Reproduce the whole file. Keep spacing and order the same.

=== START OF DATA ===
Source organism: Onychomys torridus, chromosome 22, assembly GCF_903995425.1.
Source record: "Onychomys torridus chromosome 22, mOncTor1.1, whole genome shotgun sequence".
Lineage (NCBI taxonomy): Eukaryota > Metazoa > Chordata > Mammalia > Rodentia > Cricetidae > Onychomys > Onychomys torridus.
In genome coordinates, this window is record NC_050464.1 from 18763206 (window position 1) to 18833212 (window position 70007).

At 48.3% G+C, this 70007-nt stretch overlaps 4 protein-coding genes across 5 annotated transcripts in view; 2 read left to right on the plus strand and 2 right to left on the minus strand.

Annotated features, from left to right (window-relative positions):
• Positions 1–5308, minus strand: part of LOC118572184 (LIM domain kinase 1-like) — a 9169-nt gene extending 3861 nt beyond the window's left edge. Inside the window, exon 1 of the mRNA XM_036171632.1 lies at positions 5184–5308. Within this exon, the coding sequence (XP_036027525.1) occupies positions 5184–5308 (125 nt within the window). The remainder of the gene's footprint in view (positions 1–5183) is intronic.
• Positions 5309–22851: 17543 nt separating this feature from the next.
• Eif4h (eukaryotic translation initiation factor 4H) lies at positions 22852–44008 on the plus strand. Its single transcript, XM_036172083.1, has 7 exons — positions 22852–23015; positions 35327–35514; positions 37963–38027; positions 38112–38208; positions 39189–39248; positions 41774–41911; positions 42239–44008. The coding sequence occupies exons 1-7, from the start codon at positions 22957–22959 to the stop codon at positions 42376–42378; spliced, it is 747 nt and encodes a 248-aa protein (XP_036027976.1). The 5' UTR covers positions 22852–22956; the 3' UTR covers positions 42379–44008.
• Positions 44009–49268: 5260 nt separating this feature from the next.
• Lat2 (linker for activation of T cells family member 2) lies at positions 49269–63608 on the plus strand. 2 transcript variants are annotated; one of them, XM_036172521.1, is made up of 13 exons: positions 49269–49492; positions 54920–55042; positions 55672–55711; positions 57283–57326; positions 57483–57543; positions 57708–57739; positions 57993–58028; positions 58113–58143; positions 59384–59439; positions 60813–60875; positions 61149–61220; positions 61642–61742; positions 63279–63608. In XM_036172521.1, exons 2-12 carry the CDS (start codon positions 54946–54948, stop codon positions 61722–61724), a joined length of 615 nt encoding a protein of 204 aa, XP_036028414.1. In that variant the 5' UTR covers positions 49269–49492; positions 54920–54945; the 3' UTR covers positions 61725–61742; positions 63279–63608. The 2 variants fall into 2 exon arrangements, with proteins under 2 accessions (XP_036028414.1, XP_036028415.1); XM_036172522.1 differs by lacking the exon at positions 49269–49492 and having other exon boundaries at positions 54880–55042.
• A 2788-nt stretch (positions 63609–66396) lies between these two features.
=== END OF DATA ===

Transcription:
Source organism: Onychomys torridus, chromosome 22, assembly GCF_903995425.1.
Source record: "Onychomys torridus chromosome 22, mOncTor1.1, whole genome shotgun sequence".
Lineage (NCBI taxonomy): Eukaryota > Metazoa > Chordata > Mammalia > Rodentia > Cricetidae > Onychomys > Onychomys torridus.
In genome coordinates, this window is record NC_050464.1 from 18763206 (window position 1) to 18833212 (window position 70007).

At 48.3% G+C, this 70007-nt stretch overlaps 4 protein-coding genes across 5 annotated transcripts in view; 2 read left to right on the plus strand and 2 right to left on the minus strand.

Annotated features, from left to right (window-relative positions):
• Positions 1–5308, minus strand: part of LOC118572184 (LIM domain kinase 1-like) — a 9169-nt gene extending 3861 nt beyond the window's left edge. Inside the window, exon 1 of the mRNA XM_036171632.1 lies at positions 5184–5308. Within this exon, the coding sequence (XP_036027525.1) occupies positions 5184–5308 (125 nt within the window). The remainder of the gene's footprint in view (positions 1–5183) is intronic.
• Positions 5309–22851: 17543 nt separating this feature from the next.
• Eif4h (eukaryotic translation initiation factor 4H) lies at positions 22852–44008 on the plus strand. Its single transcript, XM_036172083.1, has 7 exons — positions 22852–23015; positions 35327–35514; positions 37963–38027; positions 38112–38208; positions 39189–39248; positions 41774–41911; positions 42239–44008. The coding sequence occupies exons 1-7, from the start codon at positions 22957–22959 to the stop codon at positions 42376–42378; spliced, it is 747 nt and encodes a 248-aa protein (XP_036027976.1). The 5' UTR covers positions 22852–22956; the 3' UTR covers positions 42379–44008.
• Positions 44009–49268: 5260 nt separating this feature from the next.
• Lat2 (linker for activation of T cells family member 2) lies at positions 49269–63608 on the plus strand. 2 transcript variants are annotated; one of them, XM_036172521.1, is made up of 13 exons: positions 49269–49492; positions 54920–55042; positions 55672–55711; positions 57283–57326; positions 57483–57543; positions 57708–57739; positions 57993–58028; positions 58113–58143; positions 59384–59439; positions 60813–60875; positions 61149–61220; positions 61642–61742; positions 63279–63608. In XM_036172521.1, exons 2-12 carry the CDS (start codon positions 54946–54948, stop codon positions 61722–61724), a joined length of 615 nt encoding a protein of 204 aa, XP_036028414.1. In that variant the 5' UTR covers positions 49269–49492; positions 54920–54945; the 3' UTR covers positions 61725–61742; positions 63279–63608. The 2 variants fall into 2 exon arrangements, with proteins under 2 accessions (XP_036028414.1, XP_036028415.1); XM_036172522.1 differs by lacking the exon at positions 49269–49492 and having other exon boundaries at positions 54880–55042.
• A 2788-nt stretch (positions 63609–66396) lies between these two features.